'Convenience' food will take a whole new meaning if British scientists are successful in developing what they call fat-fighting ready-meals and snacks.
The appetite suppressant containing foods could appear in supermarkets within two years.
The approach, which the researchers are following, includes - incorporation of hunger curbing plant chemicals called lipids into a wide range of convenience foods such as cakes and biscuits.
Lipids exist in cereals including oats, which explains why a bowl of porridge keeps you feeling fuller for longer.
The research, led by Dr Peter Wilde, of the Institute of Food Research in Norwich, is developing a way of isolating those lipids that are easily digested by the body and concentrating them into a product that can be inserted into food.
"We are looking at how to change the satiety properties," the Telegraph quoted him, as saying.
"We are trying to reduce appetite by using the body's own natural response rather than using an appetite suppressant drug," he added.
Because our brains evolved thousands of years ago, when fat was scarce, we have a big appetite for this high-calorie food. Therefore, the scientists are trying to find a way to fool our brains into thinking we have consumed enough fat.
Lipids do this by interfering with lipase, an enzyme that breaks down fat in the digestive system. By slowing this breakdown, the gut believes it has consumed a larger amount of fat than it actually has, causing a hormonal response that corresponds to feeling full.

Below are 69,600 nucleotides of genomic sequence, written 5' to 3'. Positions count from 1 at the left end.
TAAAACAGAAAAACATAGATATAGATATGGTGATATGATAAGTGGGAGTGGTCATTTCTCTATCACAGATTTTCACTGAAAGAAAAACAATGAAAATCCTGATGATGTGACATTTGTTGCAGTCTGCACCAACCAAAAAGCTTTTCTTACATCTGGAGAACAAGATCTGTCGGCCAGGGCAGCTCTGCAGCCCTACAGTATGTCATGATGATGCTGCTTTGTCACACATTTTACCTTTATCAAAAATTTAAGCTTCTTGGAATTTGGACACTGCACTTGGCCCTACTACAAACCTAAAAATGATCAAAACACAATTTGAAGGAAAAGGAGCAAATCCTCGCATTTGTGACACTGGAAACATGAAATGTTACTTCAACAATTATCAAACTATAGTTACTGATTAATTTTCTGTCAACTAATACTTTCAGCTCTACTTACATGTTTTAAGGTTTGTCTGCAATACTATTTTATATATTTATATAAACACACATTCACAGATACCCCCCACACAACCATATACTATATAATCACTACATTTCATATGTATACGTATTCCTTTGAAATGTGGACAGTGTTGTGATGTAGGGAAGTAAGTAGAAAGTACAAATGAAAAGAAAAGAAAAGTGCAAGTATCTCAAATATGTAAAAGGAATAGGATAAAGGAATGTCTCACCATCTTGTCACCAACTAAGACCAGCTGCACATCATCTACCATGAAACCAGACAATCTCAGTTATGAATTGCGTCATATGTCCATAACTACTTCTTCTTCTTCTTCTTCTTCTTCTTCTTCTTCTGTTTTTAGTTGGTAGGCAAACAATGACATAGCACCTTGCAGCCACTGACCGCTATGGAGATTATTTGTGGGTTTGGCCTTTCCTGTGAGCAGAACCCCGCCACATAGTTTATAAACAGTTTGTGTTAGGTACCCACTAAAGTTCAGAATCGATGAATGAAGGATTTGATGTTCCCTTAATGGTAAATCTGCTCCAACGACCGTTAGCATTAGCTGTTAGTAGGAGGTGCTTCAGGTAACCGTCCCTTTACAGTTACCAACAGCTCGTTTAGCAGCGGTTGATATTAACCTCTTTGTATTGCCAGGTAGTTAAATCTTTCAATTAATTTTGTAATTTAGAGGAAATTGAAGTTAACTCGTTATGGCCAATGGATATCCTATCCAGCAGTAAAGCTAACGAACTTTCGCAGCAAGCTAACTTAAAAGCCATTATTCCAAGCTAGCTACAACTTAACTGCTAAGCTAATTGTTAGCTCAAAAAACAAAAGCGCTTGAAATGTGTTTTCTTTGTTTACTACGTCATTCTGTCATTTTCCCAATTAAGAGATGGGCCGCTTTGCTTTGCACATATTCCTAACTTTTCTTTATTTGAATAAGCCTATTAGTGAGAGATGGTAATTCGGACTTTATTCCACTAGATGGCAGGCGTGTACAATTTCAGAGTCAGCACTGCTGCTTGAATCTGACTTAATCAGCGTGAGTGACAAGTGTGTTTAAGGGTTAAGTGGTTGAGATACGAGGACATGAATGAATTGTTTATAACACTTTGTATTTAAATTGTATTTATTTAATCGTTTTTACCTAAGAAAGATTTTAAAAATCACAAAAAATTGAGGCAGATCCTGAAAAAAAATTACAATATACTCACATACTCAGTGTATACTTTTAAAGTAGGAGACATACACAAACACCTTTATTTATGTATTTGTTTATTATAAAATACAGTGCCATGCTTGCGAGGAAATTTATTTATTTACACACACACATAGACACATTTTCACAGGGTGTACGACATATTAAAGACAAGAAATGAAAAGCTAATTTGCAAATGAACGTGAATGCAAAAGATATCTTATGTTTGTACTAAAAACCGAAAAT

The slower breakdown of fat also causes a gradual release of energy into the body.
However, other experts challenged the demonisation of "convenience" food.
Dr Becky Laing, from the Medical Research Council, said it was wrong to categorise all convenience food as "junk".
"There are foods that fit this portrayal but there are many others that don't," she said.
"If we continue to press the message that it is impossible to eat healthily while using convenience foods, we simply make healthy eating unattainable. Instead, we need to press manufacturers to develop more healthy but convenient options," she added.
The study is published in the International Journal of Obesity.